No New Funding for Aged Care
Wednesday, 11th May 2011 at 5:29 pm
The Federal Budget has ignored calls for modest increases in subsidies and left aged care in limbo, according to the peak body for Australia’s Not for Profit aged care service providers.
Aged and Community Services Australia (ACSA) Acting CEO Pat Sparrow says funding for critical aged care services remained unchanged despite appeals for modest increases in subsidies in the midst of rising costs and greater demand.
Sparrow says the aged care industry is putting the government on notice that 2012 must be the aged care budget.
She says this year’s bid for funding sought to maintain services’ viability and some level of growth in the lead up to implementation of reforms proposed by the Productivity Commission.
Sparrow says the aged care providers’ claim for $330 million, comprising a 1.75% care subsidy for residential and community care and a $10 daily increase in accommodation charges for high-care residents, is a small price to ensure vital aged care services.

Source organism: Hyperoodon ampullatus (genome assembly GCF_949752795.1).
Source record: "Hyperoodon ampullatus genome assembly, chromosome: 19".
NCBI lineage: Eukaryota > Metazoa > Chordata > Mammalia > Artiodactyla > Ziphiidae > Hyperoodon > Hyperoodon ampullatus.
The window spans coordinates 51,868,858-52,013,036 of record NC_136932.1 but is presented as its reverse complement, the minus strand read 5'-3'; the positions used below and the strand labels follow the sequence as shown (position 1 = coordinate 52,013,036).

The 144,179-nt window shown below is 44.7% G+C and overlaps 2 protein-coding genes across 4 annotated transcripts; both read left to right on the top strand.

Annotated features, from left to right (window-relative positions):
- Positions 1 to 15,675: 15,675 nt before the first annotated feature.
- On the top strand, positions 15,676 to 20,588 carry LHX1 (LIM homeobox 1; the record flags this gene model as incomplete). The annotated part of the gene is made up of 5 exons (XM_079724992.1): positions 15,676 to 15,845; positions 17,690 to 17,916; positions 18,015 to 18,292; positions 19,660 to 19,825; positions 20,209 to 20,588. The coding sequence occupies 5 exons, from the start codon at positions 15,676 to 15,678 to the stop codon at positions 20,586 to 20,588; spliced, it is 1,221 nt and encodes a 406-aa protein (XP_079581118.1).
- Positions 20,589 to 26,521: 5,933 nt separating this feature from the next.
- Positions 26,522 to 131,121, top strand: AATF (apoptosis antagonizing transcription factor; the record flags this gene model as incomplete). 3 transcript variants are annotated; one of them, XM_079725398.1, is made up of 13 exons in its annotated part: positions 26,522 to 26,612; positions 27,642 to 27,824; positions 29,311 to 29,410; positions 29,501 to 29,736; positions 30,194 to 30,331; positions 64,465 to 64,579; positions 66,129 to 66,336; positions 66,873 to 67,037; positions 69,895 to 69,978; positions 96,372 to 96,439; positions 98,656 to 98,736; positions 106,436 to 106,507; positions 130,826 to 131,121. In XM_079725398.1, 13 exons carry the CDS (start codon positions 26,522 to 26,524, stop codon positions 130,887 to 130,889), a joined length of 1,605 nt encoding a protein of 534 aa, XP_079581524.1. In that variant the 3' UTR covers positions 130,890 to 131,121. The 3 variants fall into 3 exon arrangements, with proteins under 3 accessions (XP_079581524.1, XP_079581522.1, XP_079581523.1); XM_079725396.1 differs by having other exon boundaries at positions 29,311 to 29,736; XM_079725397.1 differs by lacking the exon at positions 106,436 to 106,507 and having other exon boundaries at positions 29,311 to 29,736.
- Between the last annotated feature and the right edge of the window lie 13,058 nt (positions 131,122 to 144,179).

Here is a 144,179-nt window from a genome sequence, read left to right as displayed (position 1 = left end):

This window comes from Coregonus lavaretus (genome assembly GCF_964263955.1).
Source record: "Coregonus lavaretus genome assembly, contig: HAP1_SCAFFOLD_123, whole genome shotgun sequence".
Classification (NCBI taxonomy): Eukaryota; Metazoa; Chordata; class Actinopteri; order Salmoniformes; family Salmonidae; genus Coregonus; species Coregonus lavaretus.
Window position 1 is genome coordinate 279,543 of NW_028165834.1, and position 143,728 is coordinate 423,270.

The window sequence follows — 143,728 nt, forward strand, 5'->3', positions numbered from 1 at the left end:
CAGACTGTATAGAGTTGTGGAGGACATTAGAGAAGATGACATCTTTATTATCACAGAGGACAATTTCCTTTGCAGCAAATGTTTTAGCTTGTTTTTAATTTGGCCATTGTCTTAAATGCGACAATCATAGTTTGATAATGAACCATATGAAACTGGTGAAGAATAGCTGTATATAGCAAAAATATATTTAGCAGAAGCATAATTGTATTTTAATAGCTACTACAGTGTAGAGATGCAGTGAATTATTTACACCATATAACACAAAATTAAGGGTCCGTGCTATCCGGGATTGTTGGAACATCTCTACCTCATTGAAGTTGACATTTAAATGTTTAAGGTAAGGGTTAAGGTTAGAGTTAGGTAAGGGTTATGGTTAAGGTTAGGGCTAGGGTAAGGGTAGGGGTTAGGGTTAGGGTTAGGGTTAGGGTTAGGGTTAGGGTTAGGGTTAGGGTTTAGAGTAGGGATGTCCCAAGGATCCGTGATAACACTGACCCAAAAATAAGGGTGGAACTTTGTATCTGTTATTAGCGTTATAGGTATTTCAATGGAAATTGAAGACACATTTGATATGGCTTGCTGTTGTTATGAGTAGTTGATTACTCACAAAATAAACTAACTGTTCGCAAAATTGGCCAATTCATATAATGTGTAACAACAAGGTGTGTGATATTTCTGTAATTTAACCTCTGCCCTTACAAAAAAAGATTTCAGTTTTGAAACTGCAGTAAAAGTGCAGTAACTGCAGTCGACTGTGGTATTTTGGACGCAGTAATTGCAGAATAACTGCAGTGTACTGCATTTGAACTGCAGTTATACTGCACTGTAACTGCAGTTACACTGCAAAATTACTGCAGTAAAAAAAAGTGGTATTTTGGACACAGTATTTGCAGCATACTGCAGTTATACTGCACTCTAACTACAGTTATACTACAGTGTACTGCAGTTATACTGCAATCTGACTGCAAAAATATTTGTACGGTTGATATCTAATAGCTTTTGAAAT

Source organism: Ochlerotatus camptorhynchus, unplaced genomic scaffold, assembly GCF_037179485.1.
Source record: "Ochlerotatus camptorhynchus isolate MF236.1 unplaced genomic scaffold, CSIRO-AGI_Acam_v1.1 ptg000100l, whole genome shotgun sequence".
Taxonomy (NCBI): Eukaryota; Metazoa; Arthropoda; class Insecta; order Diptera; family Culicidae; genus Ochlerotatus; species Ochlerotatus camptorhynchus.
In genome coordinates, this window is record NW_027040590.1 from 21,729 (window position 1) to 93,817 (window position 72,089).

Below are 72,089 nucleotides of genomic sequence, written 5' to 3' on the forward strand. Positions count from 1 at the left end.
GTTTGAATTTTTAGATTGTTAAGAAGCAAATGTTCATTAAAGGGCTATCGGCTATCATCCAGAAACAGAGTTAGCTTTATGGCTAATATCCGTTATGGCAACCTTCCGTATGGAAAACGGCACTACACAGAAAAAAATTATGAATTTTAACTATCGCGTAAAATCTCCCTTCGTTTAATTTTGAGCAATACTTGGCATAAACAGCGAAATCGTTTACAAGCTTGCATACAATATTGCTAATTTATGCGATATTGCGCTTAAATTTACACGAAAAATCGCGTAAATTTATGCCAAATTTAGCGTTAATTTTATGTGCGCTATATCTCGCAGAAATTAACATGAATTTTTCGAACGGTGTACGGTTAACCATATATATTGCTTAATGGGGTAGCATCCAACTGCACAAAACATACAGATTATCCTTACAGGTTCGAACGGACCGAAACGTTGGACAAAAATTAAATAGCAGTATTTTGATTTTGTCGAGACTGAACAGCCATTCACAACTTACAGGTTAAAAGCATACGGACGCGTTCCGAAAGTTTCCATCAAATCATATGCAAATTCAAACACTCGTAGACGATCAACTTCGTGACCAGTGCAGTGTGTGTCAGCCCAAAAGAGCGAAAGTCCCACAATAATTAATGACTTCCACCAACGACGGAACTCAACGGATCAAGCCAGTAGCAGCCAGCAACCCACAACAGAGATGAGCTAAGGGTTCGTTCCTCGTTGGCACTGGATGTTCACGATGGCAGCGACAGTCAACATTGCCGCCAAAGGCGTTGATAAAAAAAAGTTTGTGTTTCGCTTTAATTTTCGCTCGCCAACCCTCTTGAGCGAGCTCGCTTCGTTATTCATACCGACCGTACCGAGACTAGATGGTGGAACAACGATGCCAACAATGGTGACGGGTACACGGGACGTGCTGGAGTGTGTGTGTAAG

She says no new funding means those providers will continue to struggle to deliver optimum services to frail older Australians and will again be hampered in plans to meet increasing consumer demand.
Last week Fair Work Australia ruled that aged care workers under an award are able to negotiate for higher wages – while the two thirds of aged care workers under an existing enterprise bargaining agreement miss the chance to negotiate a better deal.
Despite the case largely failing on its aims of providing a pay rise for aged care workers, Aged and Community Services Australia says a pay rise for the one third of workers not on an enterprise bargaining agreement threatens to further undermine the sector if it is not funded to pay higher wages.
Sparrow says only 40% of aged care providers are operating in the black, hours of community care are continuing to fall and aged care facilities are not being built.
Sparrow says the good news for aged care under the budget was the continuation of the increased viability supplement for residential care, extended to homes under extreme pressure, totalling $16 million, and aged care being identified as a high priority under new workforce initiatives to address skills shortages and training.
Tabling the Budget in parliament, Treasurer Wayne Swan said the government’s new work bonus means that seniors can now receive an extra $125 per week of earned income before their pensions are affected.